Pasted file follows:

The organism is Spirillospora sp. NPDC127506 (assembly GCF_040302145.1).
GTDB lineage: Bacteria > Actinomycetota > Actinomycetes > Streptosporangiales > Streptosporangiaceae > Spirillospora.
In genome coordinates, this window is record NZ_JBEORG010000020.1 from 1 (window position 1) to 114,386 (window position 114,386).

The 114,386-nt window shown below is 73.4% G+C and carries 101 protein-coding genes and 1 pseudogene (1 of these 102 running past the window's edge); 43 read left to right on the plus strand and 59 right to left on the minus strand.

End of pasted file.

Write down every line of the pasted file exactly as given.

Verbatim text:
The organism is Spirillospora sp. NPDC127506 (assembly GCF_040302145.1).
GTDB lineage: Bacteria > Actinomycetota > Actinomycetes > Streptosporangiales > Streptosporangiaceae > Spirillospora.
In genome coordinates, this window is record NZ_JBEORG010000020.1 from 1 (window position 1) to 114,386 (window position 114,386).

The 114,386-nt window shown below is 73.4% G+C and carries 101 protein-coding genes and 1 pseudogene (1 of these 102 running past the window's edge); 43 read left to right on the plus strand and 59 right to left on the minus strand.